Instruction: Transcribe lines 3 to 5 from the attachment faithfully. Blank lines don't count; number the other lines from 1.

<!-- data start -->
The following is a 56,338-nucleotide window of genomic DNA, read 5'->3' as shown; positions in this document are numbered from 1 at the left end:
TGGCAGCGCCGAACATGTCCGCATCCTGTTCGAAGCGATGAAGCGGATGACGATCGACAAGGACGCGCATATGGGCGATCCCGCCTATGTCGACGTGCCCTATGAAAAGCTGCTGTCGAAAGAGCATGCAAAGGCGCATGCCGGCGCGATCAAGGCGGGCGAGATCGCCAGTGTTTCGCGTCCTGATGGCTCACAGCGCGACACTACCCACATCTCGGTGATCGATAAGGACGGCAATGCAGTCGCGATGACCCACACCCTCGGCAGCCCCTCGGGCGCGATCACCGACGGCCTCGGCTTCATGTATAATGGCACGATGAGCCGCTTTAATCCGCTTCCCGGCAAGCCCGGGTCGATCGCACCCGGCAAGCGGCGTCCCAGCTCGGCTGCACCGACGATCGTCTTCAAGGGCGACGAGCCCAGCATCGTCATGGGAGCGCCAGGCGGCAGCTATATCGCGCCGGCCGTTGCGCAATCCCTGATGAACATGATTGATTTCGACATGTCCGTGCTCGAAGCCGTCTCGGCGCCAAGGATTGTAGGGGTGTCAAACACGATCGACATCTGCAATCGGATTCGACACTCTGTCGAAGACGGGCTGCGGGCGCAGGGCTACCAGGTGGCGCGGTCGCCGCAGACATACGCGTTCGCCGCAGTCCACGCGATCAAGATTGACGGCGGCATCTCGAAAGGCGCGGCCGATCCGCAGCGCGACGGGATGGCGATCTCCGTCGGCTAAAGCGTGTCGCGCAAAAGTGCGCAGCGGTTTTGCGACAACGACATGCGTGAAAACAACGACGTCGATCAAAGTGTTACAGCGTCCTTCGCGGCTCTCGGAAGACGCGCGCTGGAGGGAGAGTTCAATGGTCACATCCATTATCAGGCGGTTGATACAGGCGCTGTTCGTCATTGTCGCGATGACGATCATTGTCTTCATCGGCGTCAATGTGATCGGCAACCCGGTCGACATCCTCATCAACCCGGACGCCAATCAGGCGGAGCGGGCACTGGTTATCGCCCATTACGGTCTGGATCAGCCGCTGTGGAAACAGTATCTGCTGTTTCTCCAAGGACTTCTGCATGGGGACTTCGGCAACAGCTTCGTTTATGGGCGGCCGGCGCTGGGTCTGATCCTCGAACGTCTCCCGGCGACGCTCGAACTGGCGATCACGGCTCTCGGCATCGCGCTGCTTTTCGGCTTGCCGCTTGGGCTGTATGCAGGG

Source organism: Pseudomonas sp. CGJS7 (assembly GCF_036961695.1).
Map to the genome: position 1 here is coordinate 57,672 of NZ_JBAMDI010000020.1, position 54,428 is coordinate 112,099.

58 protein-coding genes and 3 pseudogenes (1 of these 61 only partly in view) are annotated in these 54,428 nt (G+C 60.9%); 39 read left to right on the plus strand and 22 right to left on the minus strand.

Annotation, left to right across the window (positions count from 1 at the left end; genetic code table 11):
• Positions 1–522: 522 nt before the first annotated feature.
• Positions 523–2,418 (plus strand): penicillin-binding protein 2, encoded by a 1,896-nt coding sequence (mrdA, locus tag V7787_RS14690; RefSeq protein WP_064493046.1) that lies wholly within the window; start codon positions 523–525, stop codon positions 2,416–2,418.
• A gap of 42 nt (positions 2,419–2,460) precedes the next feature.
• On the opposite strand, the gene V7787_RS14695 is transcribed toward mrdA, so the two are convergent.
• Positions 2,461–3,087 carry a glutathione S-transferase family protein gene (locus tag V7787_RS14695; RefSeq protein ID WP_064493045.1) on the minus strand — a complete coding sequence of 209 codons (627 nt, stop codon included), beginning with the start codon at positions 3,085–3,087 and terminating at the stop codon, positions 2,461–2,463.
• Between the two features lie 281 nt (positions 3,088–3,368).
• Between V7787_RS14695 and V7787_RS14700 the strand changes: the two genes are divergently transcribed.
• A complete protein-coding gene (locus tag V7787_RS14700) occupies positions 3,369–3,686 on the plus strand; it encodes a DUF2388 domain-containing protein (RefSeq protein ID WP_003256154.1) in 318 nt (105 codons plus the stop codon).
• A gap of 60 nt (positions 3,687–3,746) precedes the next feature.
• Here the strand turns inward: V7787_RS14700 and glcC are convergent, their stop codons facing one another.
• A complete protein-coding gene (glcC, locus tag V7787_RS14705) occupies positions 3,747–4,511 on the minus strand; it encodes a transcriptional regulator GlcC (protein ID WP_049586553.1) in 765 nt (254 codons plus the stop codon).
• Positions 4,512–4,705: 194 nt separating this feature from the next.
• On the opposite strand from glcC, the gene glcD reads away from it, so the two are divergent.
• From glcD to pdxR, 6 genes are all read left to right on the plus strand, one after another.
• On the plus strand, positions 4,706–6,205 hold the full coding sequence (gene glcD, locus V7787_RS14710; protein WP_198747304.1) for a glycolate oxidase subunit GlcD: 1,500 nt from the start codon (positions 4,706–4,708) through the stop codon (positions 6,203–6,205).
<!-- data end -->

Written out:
Source organism: Pseudomonas sp. CGJS7 (assembly GCF_036961695.1).
Map to the genome: position 1 here is coordinate 57,672 of NZ_JBAMDI010000020.1, position 54,428 is coordinate 112,099.

58 protein-coding genes and 3 pseudogenes (1 of these 61 only partly in view) are annotated in these 54,428 nt (G+C 60.9%); 39 read left to right on the plus strand and 22 right to left on the minus strand.